By Stan V. Griep
American Rose Society Consulting Master Rosarian – Rocky Mountain District
I am truly an amateur photographer; however, I have held my own in various photography contests, shows and related events when it comes to first-place ribbons and awards. In this article, I will be sharing some of my thoughts and processes of taking pictures of the roses and flowers, which I love.
When to Take Pictures of Flowers
My favorite time to take pictures of roses and flowers is in the morning, before noon and before the heat of the day. The blooms seem refreshed after the cooler temperatures of the evening and perhaps even a bit of overnight rain that has provided a cool drink of water for the rose bushes and plants.
The lighting of the morning sun is best as it does not create bright spots upon the blooms that cause the texture of the petals to be lost. This is especially true on the red and white blooms, as they seem to either bleed out their color worse, in the case of red blooms, or create a flash effect upon the petals in the case of white and sometimes yellow blooms.
When taking photos of roses and flowers, there are not only various angles of view, lighting concerns and bloom forms to take into consideration. There is the background for the shot; the all-important background is not to be taken lightly and most certainly not overlooked. A bloom set against its own plant’s rich foliage will usually make for a nice shot. However, a big old fly or grasshopper sitting on that foliage and looking straight at you is not so good to have in the shot! Or perhaps one of those smiling little garden gnomes behind the bloom in the picture will be something to deal with.
In cases where the background is not so good, I used either a 30” x 30” piece of black satiny material-covered felt cloth or the same size piece of white felt covered with a white satiny material. These cloth backgrounds give me a great background for the subject bloom or blooms so that I do not have to deal with a less than desirable background. You do have to learn how to deal with the lighting effects upon those backgrounds as well though. The white background can reflect so much light that it will totally wash out the subject of your shot. The black background can create a bit of color bounce to the shot that will change the color of the subject adding a bit of blue to it.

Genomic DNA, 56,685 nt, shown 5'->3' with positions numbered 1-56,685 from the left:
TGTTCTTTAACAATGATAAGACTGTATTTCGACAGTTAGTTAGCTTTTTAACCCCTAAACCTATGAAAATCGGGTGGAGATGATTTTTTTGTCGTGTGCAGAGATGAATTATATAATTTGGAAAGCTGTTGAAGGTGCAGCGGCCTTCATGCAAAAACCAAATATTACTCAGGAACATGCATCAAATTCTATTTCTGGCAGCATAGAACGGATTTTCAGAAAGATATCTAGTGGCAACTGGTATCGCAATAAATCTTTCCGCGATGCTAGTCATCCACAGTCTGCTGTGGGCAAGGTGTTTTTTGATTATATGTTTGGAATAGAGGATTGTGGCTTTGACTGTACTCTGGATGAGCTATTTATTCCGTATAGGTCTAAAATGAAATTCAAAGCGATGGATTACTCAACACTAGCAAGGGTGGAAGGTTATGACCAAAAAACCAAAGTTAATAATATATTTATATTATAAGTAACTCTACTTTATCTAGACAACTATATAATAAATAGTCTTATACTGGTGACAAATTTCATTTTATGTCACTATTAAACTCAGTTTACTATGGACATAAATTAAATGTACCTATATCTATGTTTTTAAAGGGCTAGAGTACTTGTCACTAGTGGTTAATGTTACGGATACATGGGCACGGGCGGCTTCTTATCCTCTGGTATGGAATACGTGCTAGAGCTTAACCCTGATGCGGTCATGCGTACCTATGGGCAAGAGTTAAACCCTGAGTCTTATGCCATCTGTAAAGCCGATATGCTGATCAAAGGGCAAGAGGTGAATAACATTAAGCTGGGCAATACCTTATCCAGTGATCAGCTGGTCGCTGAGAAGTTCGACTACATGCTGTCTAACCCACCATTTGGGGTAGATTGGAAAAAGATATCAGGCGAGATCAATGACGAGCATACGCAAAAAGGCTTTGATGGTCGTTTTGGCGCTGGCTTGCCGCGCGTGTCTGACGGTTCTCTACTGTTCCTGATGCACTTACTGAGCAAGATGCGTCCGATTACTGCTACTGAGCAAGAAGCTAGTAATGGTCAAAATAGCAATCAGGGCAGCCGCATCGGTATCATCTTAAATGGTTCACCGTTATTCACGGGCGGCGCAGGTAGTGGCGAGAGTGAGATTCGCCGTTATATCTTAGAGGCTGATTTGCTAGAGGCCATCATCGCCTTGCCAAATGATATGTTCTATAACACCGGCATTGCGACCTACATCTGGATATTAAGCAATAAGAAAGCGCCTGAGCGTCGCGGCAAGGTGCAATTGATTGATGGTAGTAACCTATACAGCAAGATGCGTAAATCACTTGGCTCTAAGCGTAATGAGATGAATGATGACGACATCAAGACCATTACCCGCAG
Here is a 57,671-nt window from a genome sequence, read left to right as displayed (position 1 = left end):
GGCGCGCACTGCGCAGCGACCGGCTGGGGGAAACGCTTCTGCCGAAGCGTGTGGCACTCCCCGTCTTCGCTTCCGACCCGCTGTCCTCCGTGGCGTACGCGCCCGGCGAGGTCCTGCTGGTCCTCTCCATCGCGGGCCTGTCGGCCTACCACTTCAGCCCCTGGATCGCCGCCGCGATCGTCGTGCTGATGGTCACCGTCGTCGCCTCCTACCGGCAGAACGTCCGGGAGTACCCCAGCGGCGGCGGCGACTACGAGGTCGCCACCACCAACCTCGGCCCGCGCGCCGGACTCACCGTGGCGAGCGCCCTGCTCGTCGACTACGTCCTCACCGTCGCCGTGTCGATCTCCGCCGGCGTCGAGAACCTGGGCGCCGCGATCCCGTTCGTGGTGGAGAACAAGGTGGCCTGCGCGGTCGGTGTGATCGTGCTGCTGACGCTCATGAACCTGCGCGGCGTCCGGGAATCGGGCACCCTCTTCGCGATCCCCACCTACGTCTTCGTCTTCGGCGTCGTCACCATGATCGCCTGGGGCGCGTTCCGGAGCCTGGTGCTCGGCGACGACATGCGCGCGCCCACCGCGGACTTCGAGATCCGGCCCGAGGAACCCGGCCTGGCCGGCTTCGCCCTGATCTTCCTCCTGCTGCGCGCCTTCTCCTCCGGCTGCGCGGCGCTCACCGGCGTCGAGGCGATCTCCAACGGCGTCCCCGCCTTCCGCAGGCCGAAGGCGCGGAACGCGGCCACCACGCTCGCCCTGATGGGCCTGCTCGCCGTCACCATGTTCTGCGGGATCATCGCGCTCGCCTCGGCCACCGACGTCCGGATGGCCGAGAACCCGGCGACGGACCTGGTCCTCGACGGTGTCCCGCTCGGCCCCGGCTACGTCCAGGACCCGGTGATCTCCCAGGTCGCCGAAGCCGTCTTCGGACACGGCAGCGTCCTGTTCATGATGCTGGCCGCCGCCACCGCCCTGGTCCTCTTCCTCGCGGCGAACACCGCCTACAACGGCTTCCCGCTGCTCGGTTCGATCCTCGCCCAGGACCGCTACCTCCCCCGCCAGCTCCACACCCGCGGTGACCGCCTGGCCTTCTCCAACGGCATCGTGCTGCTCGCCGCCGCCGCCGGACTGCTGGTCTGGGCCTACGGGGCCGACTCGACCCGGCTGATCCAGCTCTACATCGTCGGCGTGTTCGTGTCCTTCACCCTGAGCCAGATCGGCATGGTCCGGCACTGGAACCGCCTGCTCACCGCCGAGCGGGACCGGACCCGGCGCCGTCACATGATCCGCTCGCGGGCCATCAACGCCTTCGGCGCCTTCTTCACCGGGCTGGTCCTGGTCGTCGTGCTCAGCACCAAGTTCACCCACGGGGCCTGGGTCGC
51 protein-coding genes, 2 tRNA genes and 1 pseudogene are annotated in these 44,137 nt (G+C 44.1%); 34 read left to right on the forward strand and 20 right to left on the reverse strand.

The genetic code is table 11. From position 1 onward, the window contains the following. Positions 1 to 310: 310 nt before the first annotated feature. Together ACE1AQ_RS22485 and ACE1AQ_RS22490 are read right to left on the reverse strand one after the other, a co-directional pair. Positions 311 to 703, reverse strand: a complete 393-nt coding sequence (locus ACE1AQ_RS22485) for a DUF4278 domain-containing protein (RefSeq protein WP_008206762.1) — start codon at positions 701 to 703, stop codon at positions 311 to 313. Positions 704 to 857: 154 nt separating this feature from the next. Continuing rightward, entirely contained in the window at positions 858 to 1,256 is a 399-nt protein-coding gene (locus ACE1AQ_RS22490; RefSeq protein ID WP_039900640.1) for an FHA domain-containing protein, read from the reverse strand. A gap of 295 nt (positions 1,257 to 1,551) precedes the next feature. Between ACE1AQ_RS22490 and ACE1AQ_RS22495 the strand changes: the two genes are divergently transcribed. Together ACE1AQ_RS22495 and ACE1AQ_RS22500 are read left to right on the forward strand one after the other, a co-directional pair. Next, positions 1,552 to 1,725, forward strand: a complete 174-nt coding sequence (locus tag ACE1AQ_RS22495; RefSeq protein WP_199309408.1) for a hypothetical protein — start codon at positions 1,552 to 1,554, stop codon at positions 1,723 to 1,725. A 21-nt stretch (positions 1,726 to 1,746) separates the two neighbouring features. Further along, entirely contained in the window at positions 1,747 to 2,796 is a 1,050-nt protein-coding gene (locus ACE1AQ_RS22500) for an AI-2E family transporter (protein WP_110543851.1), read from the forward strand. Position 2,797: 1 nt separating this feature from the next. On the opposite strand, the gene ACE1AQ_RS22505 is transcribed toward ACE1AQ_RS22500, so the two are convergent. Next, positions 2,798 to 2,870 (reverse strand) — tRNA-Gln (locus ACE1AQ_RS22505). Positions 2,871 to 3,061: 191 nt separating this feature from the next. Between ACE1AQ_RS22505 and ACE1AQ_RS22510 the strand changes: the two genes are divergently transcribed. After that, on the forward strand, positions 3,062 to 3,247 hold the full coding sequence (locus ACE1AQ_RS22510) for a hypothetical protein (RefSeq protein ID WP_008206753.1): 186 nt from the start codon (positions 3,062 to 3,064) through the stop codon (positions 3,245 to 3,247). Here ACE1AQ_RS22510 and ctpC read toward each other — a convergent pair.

The natural texture of the material backgrounds can cause problems as well if the sunlight hits those textures at just the wrong angle during a given photo shoot. The texture lines of the fabric will appear behind the subject bloom or blooms and be very distracting, trying to eliminate them even with good photo editing software is a time consuming process.
Once a bloom or some blooms are located for your photo shoot, take several shots at various angles. Change the exposure settings as well while taking the several shots. Move around the bloom or blooms circularly as well as up and down. It can be truly amazing to see the changes in the bloom or blooms as you move around them. Take several photos from various angles, positions and with various settings to get the perfect shot.
There are times when a particular shot causes one to pause and enjoy that view. You will indeed know exactly what I mean once you have experienced it.
Make notes when having photo shoots as to what settings were used and time of day. Once you figure out what gives you the kinds of captures you are looking for, the recognition of those setting types kick in and makes it easier to repeat them in the future.
With digital cameras, it is so easy to take a bunch of shots and then sort them out later to find those true gems in the group. Remember also to breathe and keep as relaxed as possible, as this goes a long way to preventing those shot blurring camera shakes and movements.
Capture the beauty you behold and don’t be afraid to share it. Others may not appreciate it as you do but some will truly enjoy your work, creating a smile on their faces and yours. Those are the moments that make it all so worthwhile.